Thinner didn't mean happier for Melissa McCarthy.
The 42-year-old actress, who stars alongside Sandra Bullock in buddy comedy "The Heat," which opens Friday, says she's more content now than when she was younger and slimmer.
"I've been every size in the world," McCarthy says in a new interview with More magazine. "Parts of my twenties, I was in great shape, but I didn't appreciate it. If I was a 6 or an 8, I thought, why aren't I a 2 or a 4?"
The Groundlings alum admits that she was fixated on her appearance during early adulthood, but changed her priorities after becoming a mom. She and actor hubby of seven years, Ben Falcone, who played the air marshall on the plane in "Bridesmaids," are now the parents of Vivian, 6, and 3-year-old Georgette.
"I bought into it — I should be taller, thinner, have better hair," McCarthy explains. "But I think that's part of being young. Now, especially with kids, you lose any sense of time or energy to worry about all the little stuff." (The small things recently included Rex Reed's mean-spirited review of McCarthy's movie "Identity Thief," in which he referred to McCarthy as "tractor-sized" and a "female hippo.")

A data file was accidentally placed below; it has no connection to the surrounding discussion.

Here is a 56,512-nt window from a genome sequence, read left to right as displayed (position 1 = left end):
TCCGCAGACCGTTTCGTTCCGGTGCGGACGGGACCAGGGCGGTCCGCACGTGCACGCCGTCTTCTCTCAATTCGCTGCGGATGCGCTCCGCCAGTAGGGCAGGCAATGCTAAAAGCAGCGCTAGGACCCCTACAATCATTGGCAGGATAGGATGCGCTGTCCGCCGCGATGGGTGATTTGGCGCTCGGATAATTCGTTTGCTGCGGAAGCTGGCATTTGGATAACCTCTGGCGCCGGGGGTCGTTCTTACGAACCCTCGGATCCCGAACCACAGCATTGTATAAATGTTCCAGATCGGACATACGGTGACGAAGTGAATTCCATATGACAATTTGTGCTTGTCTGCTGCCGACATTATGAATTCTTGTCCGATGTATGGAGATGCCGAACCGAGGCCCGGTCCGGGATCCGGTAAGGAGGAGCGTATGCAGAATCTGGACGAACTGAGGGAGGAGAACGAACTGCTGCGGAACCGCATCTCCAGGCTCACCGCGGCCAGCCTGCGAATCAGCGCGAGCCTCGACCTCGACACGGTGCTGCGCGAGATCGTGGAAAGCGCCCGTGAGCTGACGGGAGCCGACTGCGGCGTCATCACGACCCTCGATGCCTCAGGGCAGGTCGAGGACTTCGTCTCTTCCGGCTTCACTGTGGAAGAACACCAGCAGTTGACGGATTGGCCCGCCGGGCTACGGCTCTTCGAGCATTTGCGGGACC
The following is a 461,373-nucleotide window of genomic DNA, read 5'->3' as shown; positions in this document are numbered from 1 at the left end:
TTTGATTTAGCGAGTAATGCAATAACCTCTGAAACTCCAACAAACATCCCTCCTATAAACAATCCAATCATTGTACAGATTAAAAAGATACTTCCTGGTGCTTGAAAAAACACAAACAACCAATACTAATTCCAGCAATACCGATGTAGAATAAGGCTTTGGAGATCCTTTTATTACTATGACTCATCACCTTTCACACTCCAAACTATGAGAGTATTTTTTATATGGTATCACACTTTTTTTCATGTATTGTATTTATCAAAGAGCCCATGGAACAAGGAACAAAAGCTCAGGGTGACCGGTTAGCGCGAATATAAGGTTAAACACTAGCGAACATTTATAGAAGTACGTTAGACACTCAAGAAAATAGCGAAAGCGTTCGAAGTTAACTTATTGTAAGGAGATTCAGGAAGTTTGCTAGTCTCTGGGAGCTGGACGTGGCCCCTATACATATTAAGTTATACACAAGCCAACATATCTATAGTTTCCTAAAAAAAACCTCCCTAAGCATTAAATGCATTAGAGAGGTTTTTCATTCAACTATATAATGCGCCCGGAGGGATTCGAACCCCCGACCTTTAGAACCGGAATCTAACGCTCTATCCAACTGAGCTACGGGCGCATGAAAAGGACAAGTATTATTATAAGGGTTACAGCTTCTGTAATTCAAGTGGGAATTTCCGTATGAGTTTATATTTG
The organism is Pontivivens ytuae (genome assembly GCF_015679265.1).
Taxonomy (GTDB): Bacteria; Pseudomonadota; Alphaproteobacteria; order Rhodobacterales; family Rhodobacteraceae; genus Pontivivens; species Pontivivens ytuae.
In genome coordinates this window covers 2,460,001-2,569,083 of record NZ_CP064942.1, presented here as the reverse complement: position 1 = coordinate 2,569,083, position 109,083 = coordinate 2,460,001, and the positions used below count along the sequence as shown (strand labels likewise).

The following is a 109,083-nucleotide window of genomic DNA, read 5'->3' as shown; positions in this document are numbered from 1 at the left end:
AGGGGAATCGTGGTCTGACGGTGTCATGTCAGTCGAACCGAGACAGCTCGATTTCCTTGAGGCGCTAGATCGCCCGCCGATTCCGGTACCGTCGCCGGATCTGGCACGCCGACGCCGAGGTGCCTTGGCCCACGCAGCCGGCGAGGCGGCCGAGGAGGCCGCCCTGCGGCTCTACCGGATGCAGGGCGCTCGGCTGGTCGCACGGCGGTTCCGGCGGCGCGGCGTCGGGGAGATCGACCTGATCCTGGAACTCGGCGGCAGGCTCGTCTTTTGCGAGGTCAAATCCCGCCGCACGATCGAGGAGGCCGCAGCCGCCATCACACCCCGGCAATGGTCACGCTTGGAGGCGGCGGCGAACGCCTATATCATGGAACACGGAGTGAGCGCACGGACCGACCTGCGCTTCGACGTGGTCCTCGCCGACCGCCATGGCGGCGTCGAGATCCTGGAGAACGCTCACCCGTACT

Besides motherhood, McCarthy now focuses on being an effective character actress. But it's not enough that a role is funny.
"The goal is always that the characters are grounded," she says. "I like to play an eccentric version of people, but I never like to be wacky, wacky, look how crazy I am."
For example, in her latest flick, McCarthy plays a Boston cop assigned to work with an uptight FBI agent played by Bullock. The women's attempt to work with a partner for the first time is meant to be comical, but don't expect things to get too goofy.
"I did not want to play two dingbats who suck at their jobs," McCarthy shares. "I'd rather watch a character be good at something and be challenged — there's more to play in that."
When she's not taking on a non-wacky part or spending time with the fam, McCarthy is acting as her usual, friendly self while on her personal mission to make the people of the City of Angels more friendly on the streets and in stores and restaurants.
"You talk to somebody in a line in L.A., and it's like you've asked them to remove their pants," she says.
Read more of McCarthy's quips in the latest issue of More magazine, on newsstands June 25.
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